Preface. In coastal areas flooding is likely to be caused from groundwater rise because as sea levels rise, they won’t only move inland, flooding low-lying land near the shore; but also push water up from the saltwater water table, on top of which is a layer of lighter fresh water. As the salt water rises with rising seas, it will push this fresh water upward. In low-lying areas, that water may emerge from the ground.
The consequences are that water will leach inside homes through basement cracks. Toilets may become chronically backed up. Raw sewage may seep through manholes. Brackish water will corrode sewer and water pipes and inundate building foundations. And most hazardous of all, water percolating upward may flow through contaminants buried in the soil, spreading them underground and eventually releasing them into people’s homes. The coup de grace will be the earthquakes, which, when they strike, may liquefy the entire toxic mess, pushing it toward the surface.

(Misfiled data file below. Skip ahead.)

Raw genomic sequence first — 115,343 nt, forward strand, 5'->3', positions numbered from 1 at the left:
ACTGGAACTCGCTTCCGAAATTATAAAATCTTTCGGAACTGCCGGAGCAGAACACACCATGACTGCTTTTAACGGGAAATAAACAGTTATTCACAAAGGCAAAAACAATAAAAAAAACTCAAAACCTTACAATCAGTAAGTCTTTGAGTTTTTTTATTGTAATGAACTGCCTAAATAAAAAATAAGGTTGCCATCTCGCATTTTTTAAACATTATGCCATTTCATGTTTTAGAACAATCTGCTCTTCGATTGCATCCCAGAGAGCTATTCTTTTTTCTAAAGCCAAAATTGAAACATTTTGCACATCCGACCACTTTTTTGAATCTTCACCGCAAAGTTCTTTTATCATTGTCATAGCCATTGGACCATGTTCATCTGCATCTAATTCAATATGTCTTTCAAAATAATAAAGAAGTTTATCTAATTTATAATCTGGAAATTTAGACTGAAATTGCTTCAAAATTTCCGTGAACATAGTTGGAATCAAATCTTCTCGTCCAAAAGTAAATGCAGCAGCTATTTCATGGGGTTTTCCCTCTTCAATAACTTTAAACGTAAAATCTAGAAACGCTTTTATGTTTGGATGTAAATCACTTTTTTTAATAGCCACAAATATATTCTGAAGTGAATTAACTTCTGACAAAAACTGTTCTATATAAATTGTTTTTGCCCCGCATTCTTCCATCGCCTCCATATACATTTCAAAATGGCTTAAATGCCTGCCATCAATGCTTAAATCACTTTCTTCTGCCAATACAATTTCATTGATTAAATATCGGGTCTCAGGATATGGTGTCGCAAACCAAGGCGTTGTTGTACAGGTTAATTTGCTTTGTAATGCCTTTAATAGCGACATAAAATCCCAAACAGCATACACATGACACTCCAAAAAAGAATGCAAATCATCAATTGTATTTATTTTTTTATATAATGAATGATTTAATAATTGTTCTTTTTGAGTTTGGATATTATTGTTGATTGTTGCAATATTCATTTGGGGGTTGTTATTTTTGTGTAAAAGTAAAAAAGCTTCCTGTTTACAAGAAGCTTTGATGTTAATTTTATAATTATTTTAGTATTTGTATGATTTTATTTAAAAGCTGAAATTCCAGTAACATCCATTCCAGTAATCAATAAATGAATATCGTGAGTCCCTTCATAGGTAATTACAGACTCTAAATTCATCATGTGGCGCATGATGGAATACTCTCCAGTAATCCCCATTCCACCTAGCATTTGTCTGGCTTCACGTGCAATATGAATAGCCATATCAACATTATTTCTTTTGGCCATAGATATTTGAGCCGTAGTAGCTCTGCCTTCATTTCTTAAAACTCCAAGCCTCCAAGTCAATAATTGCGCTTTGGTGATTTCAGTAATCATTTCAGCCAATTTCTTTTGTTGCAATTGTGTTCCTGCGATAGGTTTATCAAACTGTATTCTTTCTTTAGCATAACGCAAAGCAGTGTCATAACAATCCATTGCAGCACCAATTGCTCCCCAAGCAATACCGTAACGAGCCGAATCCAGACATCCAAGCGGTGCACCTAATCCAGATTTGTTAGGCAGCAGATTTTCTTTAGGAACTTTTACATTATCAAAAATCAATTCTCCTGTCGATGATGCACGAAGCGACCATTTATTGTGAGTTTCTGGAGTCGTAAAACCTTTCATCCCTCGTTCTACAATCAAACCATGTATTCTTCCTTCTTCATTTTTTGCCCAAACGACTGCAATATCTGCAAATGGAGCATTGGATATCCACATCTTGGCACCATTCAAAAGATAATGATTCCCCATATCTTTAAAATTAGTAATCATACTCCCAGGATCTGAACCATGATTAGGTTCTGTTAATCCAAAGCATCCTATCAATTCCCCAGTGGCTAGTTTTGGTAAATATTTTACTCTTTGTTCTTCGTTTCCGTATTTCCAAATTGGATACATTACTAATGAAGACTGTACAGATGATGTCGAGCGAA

The result will be that in places like Oakland, flooding will occur not just at the shoreline, but inland in areas once considered safe from sea level rise. The threat it poses can’t be neutralized with the usual strategy: physical structures that keep the sea at bay. No matter how many seawalls we build, many experts say, groundwater can still gurgle up from below, potentially turning large swaths of the densely populated shoreline around the Bay into unwanted, unplanned, possibly toxic wetlands.
Grace Mitchell Tada. March 25, 2019. The Sea Beneath Us Sea level rise has a gotcha-from- behind twin: rising groundwater. It’s already here. And some experts maintain, we’re not ready for it. Bay Nature
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